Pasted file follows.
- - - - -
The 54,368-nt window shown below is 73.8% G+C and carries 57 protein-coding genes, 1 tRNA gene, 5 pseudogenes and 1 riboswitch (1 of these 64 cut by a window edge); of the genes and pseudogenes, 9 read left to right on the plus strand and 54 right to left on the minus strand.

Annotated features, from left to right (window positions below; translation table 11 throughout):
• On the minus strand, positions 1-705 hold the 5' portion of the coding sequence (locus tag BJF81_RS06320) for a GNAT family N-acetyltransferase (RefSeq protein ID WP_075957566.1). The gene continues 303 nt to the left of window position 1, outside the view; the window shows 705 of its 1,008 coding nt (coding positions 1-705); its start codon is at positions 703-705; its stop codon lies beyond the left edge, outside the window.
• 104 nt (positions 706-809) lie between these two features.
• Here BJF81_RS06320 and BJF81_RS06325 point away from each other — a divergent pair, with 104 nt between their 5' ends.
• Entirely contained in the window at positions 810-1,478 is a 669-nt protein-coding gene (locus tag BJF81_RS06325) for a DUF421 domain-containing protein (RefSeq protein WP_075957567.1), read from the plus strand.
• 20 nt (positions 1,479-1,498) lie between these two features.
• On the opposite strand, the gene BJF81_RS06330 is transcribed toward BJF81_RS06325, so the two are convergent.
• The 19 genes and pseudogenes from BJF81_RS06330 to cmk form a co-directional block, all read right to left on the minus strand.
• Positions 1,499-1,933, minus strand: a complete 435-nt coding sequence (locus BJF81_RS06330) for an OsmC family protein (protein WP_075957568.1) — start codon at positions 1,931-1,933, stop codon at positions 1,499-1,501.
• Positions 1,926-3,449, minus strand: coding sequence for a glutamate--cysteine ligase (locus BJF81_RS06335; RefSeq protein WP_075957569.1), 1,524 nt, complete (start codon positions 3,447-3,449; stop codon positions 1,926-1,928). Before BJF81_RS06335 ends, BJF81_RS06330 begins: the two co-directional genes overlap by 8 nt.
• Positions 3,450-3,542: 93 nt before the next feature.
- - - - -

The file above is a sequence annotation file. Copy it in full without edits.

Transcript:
The 54,368-nt window shown below is 73.8% G+C and carries 57 protein-coding genes, 1 tRNA gene, 5 pseudogenes and 1 riboswitch (1 of these 64 cut by a window edge); of the genes and pseudogenes, 9 read left to right on the plus strand and 54 right to left on the minus strand.

Annotated features, from left to right (window positions below; translation table 11 throughout):
• On the minus strand, positions 1-705 hold the 5' portion of the coding sequence (locus tag BJF81_RS06320) for a GNAT family N-acetyltransferase (RefSeq protein ID WP_075957566.1). The gene continues 303 nt to the left of window position 1, outside the view; the window shows 705 of its 1,008 coding nt (coding positions 1-705); its start codon is at positions 703-705; its stop codon lies beyond the left edge, outside the window.
• 104 nt (positions 706-809) lie between these two features.
• Here BJF81_RS06320 and BJF81_RS06325 point away from each other — a divergent pair, with 104 nt between their 5' ends.
• Entirely contained in the window at positions 810-1,478 is a 669-nt protein-coding gene (locus tag BJF81_RS06325) for a DUF421 domain-containing protein (RefSeq protein WP_075957567.1), read from the plus strand.
• 20 nt (positions 1,479-1,498) lie between these two features.
• On the opposite strand, the gene BJF81_RS06330 is transcribed toward BJF81_RS06325, so the two are convergent.
• The 19 genes and pseudogenes from BJF81_RS06330 to cmk form a co-directional block, all read right to left on the minus strand.
• Positions 1,499-1,933, minus strand: a complete 435-nt coding sequence (locus BJF81_RS06330) for an OsmC family protein (protein WP_075957568.1) — start codon at positions 1,931-1,933, stop codon at positions 1,499-1,501.
• Positions 1,926-3,449, minus strand: coding sequence for a glutamate--cysteine ligase (locus BJF81_RS06335; RefSeq protein WP_075957569.1), 1,524 nt, complete (start codon positions 3,447-3,449; stop codon positions 1,926-1,928). Before BJF81_RS06335 ends, BJF81_RS06330 begins: the two co-directional genes overlap by 8 nt.
• Positions 3,450-3,542: 93 nt before the next feature.